Thursday, January 11, 2018

Care of the skin of the feet during the Winter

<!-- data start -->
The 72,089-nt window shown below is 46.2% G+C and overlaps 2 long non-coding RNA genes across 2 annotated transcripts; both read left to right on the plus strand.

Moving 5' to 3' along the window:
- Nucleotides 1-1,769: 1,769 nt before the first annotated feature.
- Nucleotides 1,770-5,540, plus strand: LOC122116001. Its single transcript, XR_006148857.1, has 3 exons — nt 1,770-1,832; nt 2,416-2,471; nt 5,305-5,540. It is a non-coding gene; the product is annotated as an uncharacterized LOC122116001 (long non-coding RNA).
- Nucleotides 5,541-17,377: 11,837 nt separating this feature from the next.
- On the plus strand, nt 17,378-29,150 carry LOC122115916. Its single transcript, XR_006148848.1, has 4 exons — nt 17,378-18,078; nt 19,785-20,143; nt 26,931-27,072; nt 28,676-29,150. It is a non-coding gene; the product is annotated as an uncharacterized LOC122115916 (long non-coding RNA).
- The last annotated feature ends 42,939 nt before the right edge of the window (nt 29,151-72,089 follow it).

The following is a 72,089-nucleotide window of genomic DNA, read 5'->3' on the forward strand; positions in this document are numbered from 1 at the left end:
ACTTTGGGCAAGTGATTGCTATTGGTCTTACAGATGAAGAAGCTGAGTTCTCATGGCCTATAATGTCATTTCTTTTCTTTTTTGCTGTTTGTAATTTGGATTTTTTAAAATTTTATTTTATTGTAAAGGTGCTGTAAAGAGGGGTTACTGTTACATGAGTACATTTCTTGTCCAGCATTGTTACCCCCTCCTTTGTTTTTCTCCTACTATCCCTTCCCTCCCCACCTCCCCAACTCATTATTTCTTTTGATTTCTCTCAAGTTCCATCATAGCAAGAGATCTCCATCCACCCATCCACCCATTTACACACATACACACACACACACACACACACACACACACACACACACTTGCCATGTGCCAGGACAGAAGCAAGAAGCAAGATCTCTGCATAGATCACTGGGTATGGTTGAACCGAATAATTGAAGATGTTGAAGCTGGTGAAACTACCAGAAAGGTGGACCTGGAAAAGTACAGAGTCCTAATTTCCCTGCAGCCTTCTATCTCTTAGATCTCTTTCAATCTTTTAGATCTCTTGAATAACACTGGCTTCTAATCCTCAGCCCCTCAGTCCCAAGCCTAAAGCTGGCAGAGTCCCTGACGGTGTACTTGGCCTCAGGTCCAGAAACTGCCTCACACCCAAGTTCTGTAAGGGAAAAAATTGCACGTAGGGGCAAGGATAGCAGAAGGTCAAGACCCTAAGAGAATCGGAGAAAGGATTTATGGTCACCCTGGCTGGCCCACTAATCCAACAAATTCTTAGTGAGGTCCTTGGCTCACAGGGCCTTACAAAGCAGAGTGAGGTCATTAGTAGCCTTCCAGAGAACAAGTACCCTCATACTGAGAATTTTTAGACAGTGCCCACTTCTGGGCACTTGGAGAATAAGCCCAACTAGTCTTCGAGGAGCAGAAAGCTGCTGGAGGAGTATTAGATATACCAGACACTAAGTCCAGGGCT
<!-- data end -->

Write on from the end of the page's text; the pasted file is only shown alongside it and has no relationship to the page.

As temperatures drop in Chicagoland, the skin of the feet can suffer. Dryness, itching, pain, redness, sores, cracks, and warts can develop. How do we prevent these conditions and keep our feet healthy? What needs to be done if we develop one of these problems with the feet? Colder temperatures often mean dry, cracked, and sometimes, itchy feet for many people. Additionally, our waterproof winter shoe gear and boots, can keep our feet dry but can also cause hot, sweaty feet that are more prone to problems like Athlete's Foot, warts, and bacterial infections. Easy Tips for Healthy Winter Feet. 1. Moisturize the tops and bottoms of the feet but not between the toes. First, it is essential to keep the feet moisturized during the colder months. I prefer to have patients use vaseline or a thick foot cream twice per day, but never between the toes. This keeps the feet, and especially the heels, soft and can ward off cracks or fissures in the skin that can be painful and get infected. The areas between the toes can get too moist in our shoes or boots, so adding additional cream between the toes can lead to cracks, sores, and pain. Thus, I recommend anti-fungal spray or powder between the toes to prevent Athlete's Foot and keep these areas drier than the rest of the foot. 2. Wear waterproof boots but beware of hot, sweaty feet! Waterproof boots and shoes are excellent for keeping our feet warm and dry. However, they can also make our feet sweaty and hot. I recommend removing boots when you get to work or school and wearing other shoes during the day when indoors. Especially for children and teens, wearing snow boots all day in school and gym class can lead to very moist and sweaty feet. Additionally, it is important to change socks daily or even a few times a day when wearing winter boots. Warm, sweaty socks allow bacteria, viruses, and fungi to thrive and grow on our feet, as they need warm, moist environments for growth. These organisms can cause fungal and bacterial infections and warts, all of which will require a visit to a podiatrist. Additionally, spraying the shoes or boots out with lysol daily is a good way to stop colonization of organisms in the boots if they are moist from the sweaty feet at the end of the day. If you do develop warts (hard, painful areas on the feet), Athlete's Foot (scaling, redness, blisters, and itching), or an open sore, schedule a podiatry appointment! Question about your feet during the winter months? Schedule a podiatry appointment, 708-763-0580, or As always, you can email the office directly if you have trouble scheduling,